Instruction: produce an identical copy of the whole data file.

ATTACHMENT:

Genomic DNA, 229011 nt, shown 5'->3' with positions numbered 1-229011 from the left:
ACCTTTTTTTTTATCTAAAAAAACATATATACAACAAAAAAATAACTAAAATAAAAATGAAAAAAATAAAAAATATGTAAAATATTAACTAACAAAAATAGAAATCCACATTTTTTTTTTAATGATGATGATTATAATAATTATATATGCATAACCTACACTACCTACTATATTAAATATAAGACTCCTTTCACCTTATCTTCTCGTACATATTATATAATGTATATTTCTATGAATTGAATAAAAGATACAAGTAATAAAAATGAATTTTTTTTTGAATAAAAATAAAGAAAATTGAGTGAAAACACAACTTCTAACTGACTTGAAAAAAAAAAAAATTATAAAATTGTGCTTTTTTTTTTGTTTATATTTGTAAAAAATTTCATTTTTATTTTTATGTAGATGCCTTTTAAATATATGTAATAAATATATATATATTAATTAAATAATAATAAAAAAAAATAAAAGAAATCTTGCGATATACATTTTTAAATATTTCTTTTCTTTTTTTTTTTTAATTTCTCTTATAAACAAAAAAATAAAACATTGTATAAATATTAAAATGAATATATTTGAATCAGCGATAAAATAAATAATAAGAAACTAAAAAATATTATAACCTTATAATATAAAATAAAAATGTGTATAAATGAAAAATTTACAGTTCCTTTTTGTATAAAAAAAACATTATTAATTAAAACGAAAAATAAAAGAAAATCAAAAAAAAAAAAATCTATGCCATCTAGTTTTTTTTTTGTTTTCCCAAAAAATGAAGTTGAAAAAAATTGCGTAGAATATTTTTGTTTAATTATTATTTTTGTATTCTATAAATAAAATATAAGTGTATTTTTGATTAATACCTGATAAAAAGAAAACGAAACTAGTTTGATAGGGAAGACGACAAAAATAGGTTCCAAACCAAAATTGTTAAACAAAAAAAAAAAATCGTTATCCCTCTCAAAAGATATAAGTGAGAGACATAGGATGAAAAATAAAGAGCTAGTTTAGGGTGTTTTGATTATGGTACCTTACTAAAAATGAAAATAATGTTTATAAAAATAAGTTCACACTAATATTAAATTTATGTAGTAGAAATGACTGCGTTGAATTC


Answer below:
Genomic DNA, 229011 nt, shown 5'->3' with positions numbered 1-229011 from the left:
ACCTTTTTTTTTATCTAAAAAAACATATATACAACAAAAAAATAACTAAAATAAAAATGAAAAAAATAAAAAATATGTAAAATATTAACTAACAAAAATAGAAATCCACATTTTTTTTTTAATGATGATGATTATAATAATTATATATGCATAACCTACACTACCTACTATATTAAATATAAGACTCCTTTCACCTTATCTTCTCGTACATATTATATAATGTATATTTCTATGAATTGAATAAAAGATACAAGTAATAAAAATGAATTTTTTTTTGAATAAAAATAAAGAAAATTGAGTGAAAACACAACTTCTAACTGACTTGAAAAAAAAAAAAATTATAAAATTGTGCTTTTTTTTTTGTTTATATTTGTAAAAAATTTCATTTTTATTTTTATGTAGATGCCTTTTAAATATATGTAATAAATATATATATATTAATTAAATAATAATAAAAAAAAATAAAAGAAATCTTGCGATATACATTTTTAAATATTTCTTTTCTTTTTTTTTTTTAATTTCTCTTATAAACAAAAAAATAAAACATTGTATAAATATTAAAATGAATATATTTGAATCAGCGATAAAATAAATAATAAGAAACTAAAAAATATTATAACCTTATAATATAAAATAAAAATGTGTATAAATGAAAAATTTACAGTTCCTTTTTGTATAAAAAAAACATTATTAATTAAAACGAAAAATAAAAGAAAATCAAAAAAAAAAAAATCTATGCCATCTAGTTTTTTTTTTGTTTTCCCAAAAAATGAAGTTGAAAAAAATTGCGTAGAATATTTTTGTTTAATTATTATTTTTGTATTCTATAAATAAAATATAAGTGTATTTTTGATTAATACCTGATAAAAAGAAAACGAAACTAGTTTGATAGGGAAGACGACAAAAATAGGTTCCAAACCAAAATTGTTAAACAAAAAAAAAAAATCGTTATCCCTCTCAAAAGATATAAGTGAGAGACATAGGATGAAAAATAAAGAGCTAGTTTAGGGTGTTTTGATTATGGTACCTTACTAAAAATGAAAATAATGTTTATAAAAATAAGTTCACACTAATATTAAATTTATGTAGTAGAAATGACTGCGTTGAATTC